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When a driver runs a red light, they risk colliding with a vehicle traveling in a different direction. These red light accidents may result in severe injury or property damage to a vehicle. When these serious injuries occur, an accident victim may sue the driver who ran a red light for damages. An experienced Maryland personal injury attorney can help injured victims understand the laws that govern damages suits against a negligent driver.

As a recent news article reported, one person died and three people suffered injuries after a three-vehicle crash in Glen Burnie, Maryland. According to local police, a Toyota was traveling southbound when it ran a red light. The Toyota then drove right into an intersection, where it collided with a Chevrolet making a left turn. Unfortunately, a third vehicle was also turning left, and it was struck by both vehicles. A passenger in the Chevrolet tragically died at the scene. The Chevrolet driver, the Toyota driver, and a passenger in the Toyota were transported to the hospital for their injuries. As local police reported, the Toyota driver may have been driving under the influence of alcohol and speeding when the accident occurred.

How Can You Recover Damages After a Red Light Accident?

When someone causes injuries after running a red light, an injured victim may be able to bring a negligence claim to recover monetary damages. To succeed on a negligence claim, the plaintiff must prove the defendant owed the plaintiff a duty of care, breached that duty by acting carelessly or failing to act, caused an accident through their carelessness and that the plaintiff suffered consequent injuries, whether to their person or property. Examples of careless or negligent actions may include running a red light, distracted driving, or driving under the influence of drugs or alcohol. In fact, driving while distracted or under the influence may cause a driver to run a red light, potentially leading to a serious accident.

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Not all traffic accidents involve two people driving cars. Drivers may suffer an accident involving public transportation, including trains and light rails. When a train conductor fails to exercise ordinary care, both passengers and other drivers on the road may suffer the consequences. To bring a successful negligence lawsuit after a Virginia train accident, it is crucial to understand the rules for recovery when the responsible party is a public transportation department.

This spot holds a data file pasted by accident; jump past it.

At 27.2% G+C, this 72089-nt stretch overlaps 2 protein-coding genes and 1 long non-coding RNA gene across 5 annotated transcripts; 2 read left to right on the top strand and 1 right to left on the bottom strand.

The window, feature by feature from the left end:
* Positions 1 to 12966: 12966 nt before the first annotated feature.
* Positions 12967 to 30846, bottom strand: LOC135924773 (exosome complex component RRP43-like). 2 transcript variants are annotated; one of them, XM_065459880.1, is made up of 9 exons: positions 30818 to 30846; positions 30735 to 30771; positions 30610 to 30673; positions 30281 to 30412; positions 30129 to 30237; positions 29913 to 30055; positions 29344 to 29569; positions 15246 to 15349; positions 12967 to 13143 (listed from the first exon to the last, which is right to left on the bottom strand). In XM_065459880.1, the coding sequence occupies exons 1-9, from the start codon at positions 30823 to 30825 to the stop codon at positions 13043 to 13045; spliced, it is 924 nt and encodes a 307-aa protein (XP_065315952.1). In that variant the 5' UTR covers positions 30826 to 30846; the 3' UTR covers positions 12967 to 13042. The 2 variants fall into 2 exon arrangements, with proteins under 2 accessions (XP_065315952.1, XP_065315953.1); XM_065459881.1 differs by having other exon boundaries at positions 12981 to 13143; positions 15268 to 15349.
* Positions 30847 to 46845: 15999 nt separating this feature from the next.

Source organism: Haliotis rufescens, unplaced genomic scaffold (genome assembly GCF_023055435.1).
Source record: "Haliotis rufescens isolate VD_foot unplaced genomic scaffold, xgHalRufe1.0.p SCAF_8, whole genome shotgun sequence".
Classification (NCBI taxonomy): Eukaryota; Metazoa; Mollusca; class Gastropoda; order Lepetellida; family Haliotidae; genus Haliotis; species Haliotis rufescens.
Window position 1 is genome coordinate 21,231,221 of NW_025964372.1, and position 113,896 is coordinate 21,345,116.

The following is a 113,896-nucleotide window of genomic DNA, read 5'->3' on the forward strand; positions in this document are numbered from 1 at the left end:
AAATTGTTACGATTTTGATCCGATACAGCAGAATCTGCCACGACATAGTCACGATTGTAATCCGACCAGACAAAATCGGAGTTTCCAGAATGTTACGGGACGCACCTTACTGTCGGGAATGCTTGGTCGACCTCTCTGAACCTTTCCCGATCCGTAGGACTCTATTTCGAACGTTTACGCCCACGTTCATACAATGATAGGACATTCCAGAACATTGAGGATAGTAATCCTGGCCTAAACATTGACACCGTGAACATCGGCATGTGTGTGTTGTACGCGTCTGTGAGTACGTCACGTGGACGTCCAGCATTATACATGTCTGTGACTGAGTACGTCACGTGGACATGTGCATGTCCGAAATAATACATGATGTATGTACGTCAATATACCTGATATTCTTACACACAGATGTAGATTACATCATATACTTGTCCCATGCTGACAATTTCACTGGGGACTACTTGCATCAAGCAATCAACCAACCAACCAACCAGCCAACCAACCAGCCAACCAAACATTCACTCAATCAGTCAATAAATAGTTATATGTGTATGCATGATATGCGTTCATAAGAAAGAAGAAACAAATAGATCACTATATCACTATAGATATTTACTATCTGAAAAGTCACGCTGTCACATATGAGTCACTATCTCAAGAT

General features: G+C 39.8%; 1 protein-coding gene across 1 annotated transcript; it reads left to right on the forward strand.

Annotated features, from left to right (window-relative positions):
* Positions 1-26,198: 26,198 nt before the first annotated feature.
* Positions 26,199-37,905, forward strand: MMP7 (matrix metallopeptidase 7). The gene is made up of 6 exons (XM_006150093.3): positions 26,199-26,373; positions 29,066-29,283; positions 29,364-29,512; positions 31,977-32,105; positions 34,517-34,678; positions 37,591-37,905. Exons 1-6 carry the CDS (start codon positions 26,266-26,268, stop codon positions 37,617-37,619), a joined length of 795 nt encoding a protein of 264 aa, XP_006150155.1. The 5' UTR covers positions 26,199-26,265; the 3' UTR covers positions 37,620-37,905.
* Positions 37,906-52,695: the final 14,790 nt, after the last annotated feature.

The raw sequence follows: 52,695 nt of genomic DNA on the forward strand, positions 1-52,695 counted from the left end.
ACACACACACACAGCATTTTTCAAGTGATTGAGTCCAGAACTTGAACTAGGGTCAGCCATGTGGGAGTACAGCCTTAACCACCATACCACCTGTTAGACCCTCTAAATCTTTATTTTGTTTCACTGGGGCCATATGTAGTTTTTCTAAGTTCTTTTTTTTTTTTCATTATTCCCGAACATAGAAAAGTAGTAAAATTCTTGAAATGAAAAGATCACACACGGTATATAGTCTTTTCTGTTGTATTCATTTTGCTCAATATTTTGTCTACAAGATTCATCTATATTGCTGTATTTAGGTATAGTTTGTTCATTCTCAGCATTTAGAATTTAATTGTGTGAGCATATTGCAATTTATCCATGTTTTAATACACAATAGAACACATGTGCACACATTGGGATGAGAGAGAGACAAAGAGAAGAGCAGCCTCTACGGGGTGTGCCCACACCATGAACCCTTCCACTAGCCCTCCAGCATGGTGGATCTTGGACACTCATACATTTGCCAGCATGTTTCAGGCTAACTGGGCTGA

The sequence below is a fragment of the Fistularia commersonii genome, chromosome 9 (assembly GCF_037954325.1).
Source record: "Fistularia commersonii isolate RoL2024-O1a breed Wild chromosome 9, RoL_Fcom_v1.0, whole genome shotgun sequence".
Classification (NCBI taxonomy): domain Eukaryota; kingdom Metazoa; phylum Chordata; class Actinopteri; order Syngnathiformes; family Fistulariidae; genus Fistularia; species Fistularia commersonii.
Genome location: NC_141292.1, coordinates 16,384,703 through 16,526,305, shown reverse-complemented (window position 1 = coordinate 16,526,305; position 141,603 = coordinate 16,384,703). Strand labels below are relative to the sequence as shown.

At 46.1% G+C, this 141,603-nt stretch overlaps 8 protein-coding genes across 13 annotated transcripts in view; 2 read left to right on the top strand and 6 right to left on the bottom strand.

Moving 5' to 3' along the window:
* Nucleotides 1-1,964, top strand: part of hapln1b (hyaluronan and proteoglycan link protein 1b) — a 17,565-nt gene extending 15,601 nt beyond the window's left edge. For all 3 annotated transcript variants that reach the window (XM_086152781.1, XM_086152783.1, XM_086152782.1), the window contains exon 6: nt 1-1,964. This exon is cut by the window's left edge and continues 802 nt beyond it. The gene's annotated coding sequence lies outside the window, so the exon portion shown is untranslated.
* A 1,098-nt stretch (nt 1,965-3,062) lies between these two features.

According to a recent news article, a teenager died after a train accident in Linthicum, Maryland. The accident occurred as automatic roadway gates began to lower and block traffic for the light rail train to pass. Before the roadway fully closed, the train conductor entered the intersection, colliding with the passenger side of a sedan. The driver died at the scene. The railroad conductor was unharmed. Initially, investigators believed the accident occurred when the driver failed to heed warning signals that the roadway gates were closing. However, upon further investigation, officers found the conductor caused the driver’s death by entering the intersection before the roadway could close. As a result, officers charged the conductor with negligent manslaughter, criminal negligence, and reckless endangerment.

Can You Sue for Civil Damages After Criminal Charges?

Because criminal and civil cases are separate actions, you can bring a civil negligence lawsuit for damages against a defendant who is facing criminal penalties; a criminal case does not bar your civil claim. This is true even if the criminal penalties include fines, which remain district from a civil damages award to a winning plaintiff. Additionally, the lower burden of proof in civil cases may result in a different outcome from a criminal trial. Even if a jury finds a defendant not guilty in a criminal case, a jury in a negligence lawsuit could find that defendant liable for civil damages.